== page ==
Retrotransposons and their recognition of pol II promoters: a comprehensive survey of the transposable elements from the complete genome sequence of Schizosaccharomyces pombe. Genome Res

Section on Eukaryotic Transposable Elements, Laboratory of Gene Regulation and Development, National Institute of Child Health and Human Development (NICHD), National Institutes of Health (NIH), Bethesda, Maryland 20892, USA.
Genome Research (Impact Factor: 14.63). 10/2003; 13(9):1984-97. DOI: 10.1101/gr.1191603
Source: PubMed

ABSTRACT The complete DNA sequence of the genome of Schizosaccharomyces pombe provides the opportunity to investigate the entire complement of transposable elements (TEs), their association with specific sequences, their chromosomal distribution, and their evolution. Using homology-based sequence identification, we found that the sequenced strain of S. pombe contained only one family of full-length transposons. This family, Tf2, consisted of 13 full-length copies of a long terminal repeat (LTR) retrotransposon. We found that LTR-LTR recombination of previously existing transposons had resulted in extensive populations of solo LTRs. These included 35 solo LTRs of Tf2, as well as 139 solo LTRs from other Tf families. Phylogenetic analysis of solo Tf LTRs reveals that Tf1 and Tf2 were the most recently active elements within the genome. The solo LTRs also served as footprints for previous insertion events by the Tf retrotransposons. Analysis of 186 genomic insertion events revealed a close association with RNA polymerase II promoters. These insertions clustered in the promoter-proximal regions of genes, upstream of protein coding regions by 100 to 400 nucleotides. The association of Tf insertions with pol II promoters was very similar to the preference previously observed for Tf1 integration. We found that the recently active Tf elements were absent from centromeres and pericentromeric regions of the genome containing tandem tRNA gene clusters. In addition, our analysis revealed that chromosome III has twice the density of insertion events compared to the other two chromosomes. Finally we describe a novel repetitive sequence, wtf, which was also preferentially located on chromosome III, and was often located near solo LTRs of Tf elements.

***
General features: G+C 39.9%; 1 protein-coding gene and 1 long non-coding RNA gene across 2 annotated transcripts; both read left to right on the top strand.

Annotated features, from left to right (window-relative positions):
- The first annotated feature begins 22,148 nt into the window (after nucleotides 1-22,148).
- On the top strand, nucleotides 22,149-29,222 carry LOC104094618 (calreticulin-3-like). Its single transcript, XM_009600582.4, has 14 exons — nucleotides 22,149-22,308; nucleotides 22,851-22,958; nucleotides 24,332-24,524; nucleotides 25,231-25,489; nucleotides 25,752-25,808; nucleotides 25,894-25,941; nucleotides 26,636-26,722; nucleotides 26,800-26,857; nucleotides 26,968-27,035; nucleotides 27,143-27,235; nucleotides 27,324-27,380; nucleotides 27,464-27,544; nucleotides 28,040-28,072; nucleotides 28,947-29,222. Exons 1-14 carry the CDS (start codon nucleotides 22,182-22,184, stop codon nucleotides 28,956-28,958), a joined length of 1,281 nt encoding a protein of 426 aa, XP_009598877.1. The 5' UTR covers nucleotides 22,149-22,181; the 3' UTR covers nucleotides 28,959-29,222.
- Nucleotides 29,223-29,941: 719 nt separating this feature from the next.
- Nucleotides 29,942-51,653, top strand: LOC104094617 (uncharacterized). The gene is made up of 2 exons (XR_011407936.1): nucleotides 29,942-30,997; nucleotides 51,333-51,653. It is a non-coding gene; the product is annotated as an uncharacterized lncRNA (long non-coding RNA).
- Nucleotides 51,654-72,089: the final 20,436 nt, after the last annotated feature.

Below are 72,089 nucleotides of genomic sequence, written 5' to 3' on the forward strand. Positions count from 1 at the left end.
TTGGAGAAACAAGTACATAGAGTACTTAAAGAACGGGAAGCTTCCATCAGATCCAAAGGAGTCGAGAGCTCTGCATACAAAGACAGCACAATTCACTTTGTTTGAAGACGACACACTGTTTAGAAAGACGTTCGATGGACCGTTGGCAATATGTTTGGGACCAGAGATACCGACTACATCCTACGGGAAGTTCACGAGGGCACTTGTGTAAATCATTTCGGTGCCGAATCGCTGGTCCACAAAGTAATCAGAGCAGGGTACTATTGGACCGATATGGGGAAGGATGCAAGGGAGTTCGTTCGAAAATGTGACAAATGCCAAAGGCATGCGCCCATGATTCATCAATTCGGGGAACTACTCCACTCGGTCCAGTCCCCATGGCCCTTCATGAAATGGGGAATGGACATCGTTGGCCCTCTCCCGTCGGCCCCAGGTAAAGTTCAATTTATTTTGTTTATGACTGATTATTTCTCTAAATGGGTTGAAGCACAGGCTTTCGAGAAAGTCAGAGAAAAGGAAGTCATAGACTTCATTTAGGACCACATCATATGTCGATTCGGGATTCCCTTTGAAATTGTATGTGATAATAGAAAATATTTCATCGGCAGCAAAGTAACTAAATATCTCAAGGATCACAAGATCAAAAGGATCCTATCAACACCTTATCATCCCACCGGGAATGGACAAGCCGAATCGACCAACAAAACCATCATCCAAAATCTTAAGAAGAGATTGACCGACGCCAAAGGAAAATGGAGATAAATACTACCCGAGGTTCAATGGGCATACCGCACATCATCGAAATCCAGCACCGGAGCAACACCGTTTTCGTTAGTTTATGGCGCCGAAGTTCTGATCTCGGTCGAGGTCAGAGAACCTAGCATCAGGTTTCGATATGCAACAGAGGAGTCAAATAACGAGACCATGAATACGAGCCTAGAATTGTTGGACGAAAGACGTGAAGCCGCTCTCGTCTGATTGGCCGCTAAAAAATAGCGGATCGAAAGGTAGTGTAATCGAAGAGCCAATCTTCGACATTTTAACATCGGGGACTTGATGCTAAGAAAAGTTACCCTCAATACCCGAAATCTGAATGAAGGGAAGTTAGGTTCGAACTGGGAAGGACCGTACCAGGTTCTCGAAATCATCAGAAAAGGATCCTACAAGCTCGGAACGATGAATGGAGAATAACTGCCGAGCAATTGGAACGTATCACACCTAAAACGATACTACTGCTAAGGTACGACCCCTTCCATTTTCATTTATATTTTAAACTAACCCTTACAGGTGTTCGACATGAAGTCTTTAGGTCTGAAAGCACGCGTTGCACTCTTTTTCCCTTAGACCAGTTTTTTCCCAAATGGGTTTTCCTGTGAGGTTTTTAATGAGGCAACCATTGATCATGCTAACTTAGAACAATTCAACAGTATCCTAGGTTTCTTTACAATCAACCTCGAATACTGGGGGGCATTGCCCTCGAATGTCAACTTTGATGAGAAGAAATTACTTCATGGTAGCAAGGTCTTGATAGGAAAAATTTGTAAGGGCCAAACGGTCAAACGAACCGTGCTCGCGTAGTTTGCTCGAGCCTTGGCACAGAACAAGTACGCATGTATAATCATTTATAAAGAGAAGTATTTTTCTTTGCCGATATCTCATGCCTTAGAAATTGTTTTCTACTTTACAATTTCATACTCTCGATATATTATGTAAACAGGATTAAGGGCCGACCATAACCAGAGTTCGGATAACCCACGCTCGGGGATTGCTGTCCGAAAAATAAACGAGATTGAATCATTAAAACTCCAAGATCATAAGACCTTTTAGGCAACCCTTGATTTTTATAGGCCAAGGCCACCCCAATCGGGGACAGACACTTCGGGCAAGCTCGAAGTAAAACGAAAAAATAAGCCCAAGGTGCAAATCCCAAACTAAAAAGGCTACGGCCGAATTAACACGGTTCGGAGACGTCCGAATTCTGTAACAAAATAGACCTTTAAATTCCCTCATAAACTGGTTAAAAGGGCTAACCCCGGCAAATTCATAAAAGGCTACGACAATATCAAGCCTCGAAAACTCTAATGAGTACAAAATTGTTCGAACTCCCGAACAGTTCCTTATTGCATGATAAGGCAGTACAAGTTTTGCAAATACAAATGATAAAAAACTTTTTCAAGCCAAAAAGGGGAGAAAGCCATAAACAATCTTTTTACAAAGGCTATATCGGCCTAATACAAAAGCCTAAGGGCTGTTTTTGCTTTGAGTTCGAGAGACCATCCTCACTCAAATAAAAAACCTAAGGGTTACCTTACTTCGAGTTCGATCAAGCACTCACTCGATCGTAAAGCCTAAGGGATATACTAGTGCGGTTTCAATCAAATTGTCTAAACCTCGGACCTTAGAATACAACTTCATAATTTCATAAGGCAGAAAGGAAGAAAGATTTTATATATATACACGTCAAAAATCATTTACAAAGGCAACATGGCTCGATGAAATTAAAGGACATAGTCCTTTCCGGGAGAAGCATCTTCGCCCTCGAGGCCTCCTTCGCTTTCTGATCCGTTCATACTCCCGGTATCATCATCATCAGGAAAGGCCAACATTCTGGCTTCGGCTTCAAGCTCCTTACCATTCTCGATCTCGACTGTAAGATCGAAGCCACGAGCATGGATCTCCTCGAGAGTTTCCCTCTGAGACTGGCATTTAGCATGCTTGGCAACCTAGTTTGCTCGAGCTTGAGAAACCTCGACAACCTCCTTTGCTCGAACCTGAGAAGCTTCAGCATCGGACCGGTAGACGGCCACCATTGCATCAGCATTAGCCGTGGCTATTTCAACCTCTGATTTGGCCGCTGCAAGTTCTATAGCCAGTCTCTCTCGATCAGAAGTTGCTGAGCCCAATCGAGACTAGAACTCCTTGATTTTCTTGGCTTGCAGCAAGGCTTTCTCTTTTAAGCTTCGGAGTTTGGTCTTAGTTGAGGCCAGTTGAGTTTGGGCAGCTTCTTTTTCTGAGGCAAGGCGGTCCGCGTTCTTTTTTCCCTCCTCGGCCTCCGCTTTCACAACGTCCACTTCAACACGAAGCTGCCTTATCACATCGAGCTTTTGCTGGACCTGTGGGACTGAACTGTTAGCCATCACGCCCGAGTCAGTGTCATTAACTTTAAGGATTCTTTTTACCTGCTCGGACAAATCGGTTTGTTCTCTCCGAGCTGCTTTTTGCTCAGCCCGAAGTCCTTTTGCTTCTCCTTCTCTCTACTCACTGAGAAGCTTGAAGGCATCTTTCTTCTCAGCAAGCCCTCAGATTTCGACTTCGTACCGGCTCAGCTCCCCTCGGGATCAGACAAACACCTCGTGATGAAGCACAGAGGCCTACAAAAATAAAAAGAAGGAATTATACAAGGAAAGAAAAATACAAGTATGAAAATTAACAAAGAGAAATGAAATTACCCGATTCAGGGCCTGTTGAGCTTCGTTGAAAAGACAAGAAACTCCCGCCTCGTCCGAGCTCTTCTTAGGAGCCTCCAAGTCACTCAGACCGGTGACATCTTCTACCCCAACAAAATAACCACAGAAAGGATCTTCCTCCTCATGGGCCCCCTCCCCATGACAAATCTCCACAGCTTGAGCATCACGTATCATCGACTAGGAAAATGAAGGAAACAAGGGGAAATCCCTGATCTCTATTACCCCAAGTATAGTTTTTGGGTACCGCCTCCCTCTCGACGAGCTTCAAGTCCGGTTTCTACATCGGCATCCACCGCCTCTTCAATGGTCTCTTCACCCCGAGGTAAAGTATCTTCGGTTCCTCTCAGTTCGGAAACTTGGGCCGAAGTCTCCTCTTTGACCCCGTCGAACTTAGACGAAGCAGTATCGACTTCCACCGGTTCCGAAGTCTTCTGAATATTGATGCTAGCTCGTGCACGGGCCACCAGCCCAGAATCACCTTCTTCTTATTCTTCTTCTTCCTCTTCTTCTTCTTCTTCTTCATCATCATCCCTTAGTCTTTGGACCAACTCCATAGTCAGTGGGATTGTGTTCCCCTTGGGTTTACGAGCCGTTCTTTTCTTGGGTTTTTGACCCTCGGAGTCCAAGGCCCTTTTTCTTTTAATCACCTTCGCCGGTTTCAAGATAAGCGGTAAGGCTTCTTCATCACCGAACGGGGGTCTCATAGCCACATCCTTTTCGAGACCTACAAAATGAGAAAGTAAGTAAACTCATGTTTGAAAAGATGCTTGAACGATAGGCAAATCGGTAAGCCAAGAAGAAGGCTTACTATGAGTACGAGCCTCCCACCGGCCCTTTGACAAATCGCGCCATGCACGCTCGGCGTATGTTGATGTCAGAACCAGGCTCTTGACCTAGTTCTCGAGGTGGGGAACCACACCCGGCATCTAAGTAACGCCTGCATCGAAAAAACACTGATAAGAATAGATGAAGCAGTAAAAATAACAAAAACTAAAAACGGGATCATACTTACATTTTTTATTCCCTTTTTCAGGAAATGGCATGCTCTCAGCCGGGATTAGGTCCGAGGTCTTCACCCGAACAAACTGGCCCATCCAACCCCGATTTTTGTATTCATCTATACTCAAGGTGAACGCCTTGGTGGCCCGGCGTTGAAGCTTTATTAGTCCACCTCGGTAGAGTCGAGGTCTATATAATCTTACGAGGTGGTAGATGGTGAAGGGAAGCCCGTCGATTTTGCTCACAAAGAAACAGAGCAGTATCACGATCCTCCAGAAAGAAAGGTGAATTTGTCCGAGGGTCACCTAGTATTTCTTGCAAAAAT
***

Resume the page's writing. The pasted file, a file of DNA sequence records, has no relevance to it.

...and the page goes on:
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Available from: Nathan J Bowen, Sep 28, 2015
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    • "(Fig 2A). Strikingly, transcripts from all 13 Tf2 retrotransposons and many solo LTRs dispersed throughout the three fission yeast chromosomes (Bowen et al, 2003) strongly accumulated in cay1Δ cells (Fig 2A; Supplementary Fig S2A and B). Tf2 transcript hybridization signals were increased most robustly at the flanking LTR sequences (Supplementary Fig S2A). "
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    ABSTRACT: The telomeric transcriptome comprises multiple long non-coding RNAs generated by transcription of linear chromosome ends. In a screening performed in Schizosaccharomyces pombe, we identified factors modulating the cellular levels of the telomeric transcriptome. Among these factors, Cay1 is the fission yeast member of the conserved family of Cactins, uncharacterized proteins crucial for cell growth and survival. In cay1∆ mutants, the cellular levels of the telomeric factor Rap1 are drastically diminished due to defects in rap1+ pre-mRNA splicing and Rap1 protein stability. cay1∆ cells accumulate histone H3 acetylated at lysine 9 at telomeres, which become transcriptionally desilenced, are over-elongated by telomerase and cause chromosomal aberrations in the cold. Overexpressing Rap1 in cay1+ deleted cells significantly reverts all telomeric defects. Additionally, cay1∆ mutants accumulate unprocessed Tf2 retrotransposon RNA through Rap1-independent mechanisms. Thus, Cay1 plays crucial roles in cells by ultimately harmonizing expression of transcripts originating from seemingly unrelated genomic loci.